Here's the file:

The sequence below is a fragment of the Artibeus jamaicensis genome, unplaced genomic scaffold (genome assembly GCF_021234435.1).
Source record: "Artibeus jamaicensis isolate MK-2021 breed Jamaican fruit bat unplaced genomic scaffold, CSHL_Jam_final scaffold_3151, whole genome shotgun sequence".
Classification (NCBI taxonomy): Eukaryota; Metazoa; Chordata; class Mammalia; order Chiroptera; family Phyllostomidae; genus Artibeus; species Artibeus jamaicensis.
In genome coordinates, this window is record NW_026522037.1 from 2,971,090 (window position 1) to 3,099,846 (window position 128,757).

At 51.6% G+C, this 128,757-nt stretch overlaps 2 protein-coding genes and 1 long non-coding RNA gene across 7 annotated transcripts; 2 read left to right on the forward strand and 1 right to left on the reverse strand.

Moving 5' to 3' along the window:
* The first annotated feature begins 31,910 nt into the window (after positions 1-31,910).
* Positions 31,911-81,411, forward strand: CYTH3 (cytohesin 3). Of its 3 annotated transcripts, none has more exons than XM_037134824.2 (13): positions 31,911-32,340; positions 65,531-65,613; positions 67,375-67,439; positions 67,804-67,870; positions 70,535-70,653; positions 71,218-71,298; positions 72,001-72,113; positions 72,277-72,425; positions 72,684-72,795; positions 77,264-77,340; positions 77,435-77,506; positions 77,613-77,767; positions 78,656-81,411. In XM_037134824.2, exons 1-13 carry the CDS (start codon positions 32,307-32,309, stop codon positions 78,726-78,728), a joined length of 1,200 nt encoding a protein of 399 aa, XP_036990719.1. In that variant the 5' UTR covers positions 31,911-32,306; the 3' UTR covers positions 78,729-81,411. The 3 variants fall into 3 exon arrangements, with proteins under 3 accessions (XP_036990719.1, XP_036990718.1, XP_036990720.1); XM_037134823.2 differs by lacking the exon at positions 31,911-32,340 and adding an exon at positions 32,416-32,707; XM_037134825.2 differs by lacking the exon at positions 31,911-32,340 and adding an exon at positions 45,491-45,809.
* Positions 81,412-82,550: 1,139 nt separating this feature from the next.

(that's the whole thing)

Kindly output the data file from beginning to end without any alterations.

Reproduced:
The sequence below is a fragment of the Artibeus jamaicensis genome, unplaced genomic scaffold (genome assembly GCF_021234435.1).
Source record: "Artibeus jamaicensis isolate MK-2021 breed Jamaican fruit bat unplaced genomic scaffold, CSHL_Jam_final scaffold_3151, whole genome shotgun sequence".
Classification (NCBI taxonomy): Eukaryota; Metazoa; Chordata; class Mammalia; order Chiroptera; family Phyllostomidae; genus Artibeus; species Artibeus jamaicensis.
In genome coordinates, this window is record NW_026522037.1 from 2,971,090 (window position 1) to 3,099,846 (window position 128,757).

At 51.6% G+C, this 128,757-nt stretch overlaps 2 protein-coding genes and 1 long non-coding RNA gene across 7 annotated transcripts; 2 read left to right on the forward strand and 1 right to left on the reverse strand.

Moving 5' to 3' along the window:
* The first annotated feature begins 31,910 nt into the window (after positions 1-31,910).
* Positions 31,911-81,411, forward strand: CYTH3 (cytohesin 3). Of its 3 annotated transcripts, none has more exons than XM_037134824.2 (13): positions 31,911-32,340; positions 65,531-65,613; positions 67,375-67,439; positions 67,804-67,870; positions 70,535-70,653; positions 71,218-71,298; positions 72,001-72,113; positions 72,277-72,425; positions 72,684-72,795; positions 77,264-77,340; positions 77,435-77,506; positions 77,613-77,767; positions 78,656-81,411. In XM_037134824.2, exons 1-13 carry the CDS (start codon positions 32,307-32,309, stop codon positions 78,726-78,728), a joined length of 1,200 nt encoding a protein of 399 aa, XP_036990719.1. In that variant the 5' UTR covers positions 31,911-32,306; the 3' UTR covers positions 78,729-81,411. The 3 variants fall into 3 exon arrangements, with proteins under 3 accessions (XP_036990719.1, XP_036990718.1, XP_036990720.1); XM_037134823.2 differs by lacking the exon at positions 31,911-32,340 and adding an exon at positions 32,416-32,707; XM_037134825.2 differs by lacking the exon at positions 31,911-32,340 and adding an exon at positions 45,491-45,809.
* Positions 81,412-82,550: 1,139 nt separating this feature from the next.